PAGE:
Soulfly Savages

Soulfly Savages
6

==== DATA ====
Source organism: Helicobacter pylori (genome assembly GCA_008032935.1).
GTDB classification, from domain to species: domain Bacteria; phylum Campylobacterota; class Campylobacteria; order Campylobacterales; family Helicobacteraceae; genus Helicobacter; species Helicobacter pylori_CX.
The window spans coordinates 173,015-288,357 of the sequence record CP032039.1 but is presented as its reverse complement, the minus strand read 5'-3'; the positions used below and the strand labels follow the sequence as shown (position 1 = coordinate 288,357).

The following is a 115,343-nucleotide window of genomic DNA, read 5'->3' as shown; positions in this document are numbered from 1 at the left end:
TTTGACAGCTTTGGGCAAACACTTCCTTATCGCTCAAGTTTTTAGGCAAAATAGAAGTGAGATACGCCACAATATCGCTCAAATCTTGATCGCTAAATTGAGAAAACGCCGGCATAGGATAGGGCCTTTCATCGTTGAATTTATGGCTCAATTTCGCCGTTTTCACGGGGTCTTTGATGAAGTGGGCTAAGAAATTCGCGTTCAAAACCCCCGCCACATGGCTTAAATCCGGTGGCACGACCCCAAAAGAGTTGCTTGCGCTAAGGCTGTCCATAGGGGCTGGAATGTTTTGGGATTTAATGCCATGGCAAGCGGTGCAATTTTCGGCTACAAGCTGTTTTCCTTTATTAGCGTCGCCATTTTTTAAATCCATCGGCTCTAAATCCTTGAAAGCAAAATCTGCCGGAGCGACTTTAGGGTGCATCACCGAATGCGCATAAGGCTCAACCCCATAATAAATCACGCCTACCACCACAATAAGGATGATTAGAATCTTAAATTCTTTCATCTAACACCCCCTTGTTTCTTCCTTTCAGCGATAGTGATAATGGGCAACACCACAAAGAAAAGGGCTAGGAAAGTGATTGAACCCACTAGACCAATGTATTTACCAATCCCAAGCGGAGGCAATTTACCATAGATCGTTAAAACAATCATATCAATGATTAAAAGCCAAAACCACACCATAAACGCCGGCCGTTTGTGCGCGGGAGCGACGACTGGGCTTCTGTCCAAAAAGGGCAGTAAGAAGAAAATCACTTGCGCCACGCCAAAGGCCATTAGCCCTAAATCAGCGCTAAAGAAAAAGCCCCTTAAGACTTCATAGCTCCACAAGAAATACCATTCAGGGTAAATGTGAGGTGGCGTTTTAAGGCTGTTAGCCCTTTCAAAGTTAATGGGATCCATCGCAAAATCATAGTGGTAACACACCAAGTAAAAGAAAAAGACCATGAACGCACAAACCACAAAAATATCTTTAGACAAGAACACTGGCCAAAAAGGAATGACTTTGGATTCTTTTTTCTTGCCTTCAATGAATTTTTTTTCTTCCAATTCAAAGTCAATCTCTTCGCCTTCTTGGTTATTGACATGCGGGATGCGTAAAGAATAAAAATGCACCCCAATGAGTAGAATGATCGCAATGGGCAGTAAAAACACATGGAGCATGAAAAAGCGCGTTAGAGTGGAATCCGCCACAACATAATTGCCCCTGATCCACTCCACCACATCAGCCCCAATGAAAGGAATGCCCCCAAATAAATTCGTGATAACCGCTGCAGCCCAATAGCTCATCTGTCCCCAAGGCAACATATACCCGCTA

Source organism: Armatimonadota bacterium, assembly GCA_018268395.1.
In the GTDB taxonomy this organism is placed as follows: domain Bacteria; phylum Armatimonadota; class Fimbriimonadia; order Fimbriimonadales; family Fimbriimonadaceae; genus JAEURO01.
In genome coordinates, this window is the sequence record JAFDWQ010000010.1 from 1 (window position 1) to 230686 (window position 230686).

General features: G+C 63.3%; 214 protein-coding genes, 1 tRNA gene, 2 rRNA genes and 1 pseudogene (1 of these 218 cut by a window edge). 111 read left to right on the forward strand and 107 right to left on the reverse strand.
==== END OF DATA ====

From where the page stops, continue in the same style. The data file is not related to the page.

Nine albums in, and it's been fun watching Max Cavalera and his merry crew go from disaffected nu-metal cavemen to respected heavy groove thrashers. The most interesting change this time is an impressive backbeat provided by Zyon Cavalera, Max's son, who we last heard from when his in-utero heartbeat was featured as the intro to Sepultura's Chaos A.D. Opener "Bloodshed" gets things going with a whimper, the seven-minute cut an anti-climactic way to start off another sprawling and varied Soulfly effort. "Cannibal Holocaust" brings the mid- to fast stomp and guitar work that just beg to be compared to his former Sepultura bandmates. It's an admirable thrasher; it's just too bad they follow it up with "Fallen," a six-minute thumper that never goes anywhere, except for some more Sepulturian guitar lines. This album harkens back to Sepultura more than most of their efforts, but still has the Soulfly identity, which bounces around album to album. Here, it's locked into a mid-paced groove for songs that go on for too long, and when they pick up the pace a bit, like on "Master of Savagery," the band are torn between thrashing out and laying down a groove. On the excellently titled "Ayatollah of Rock 'N' Rolla," there's even some melodic, near-death metal guitar work reminiscent of Carcass. The indecisive saga of Soulfly continues: sometimes their albums are quite good, sometimes quite bad and sometimes, like this one, they're just in between, not leaving much of an impression at all. (Nuclear Blast)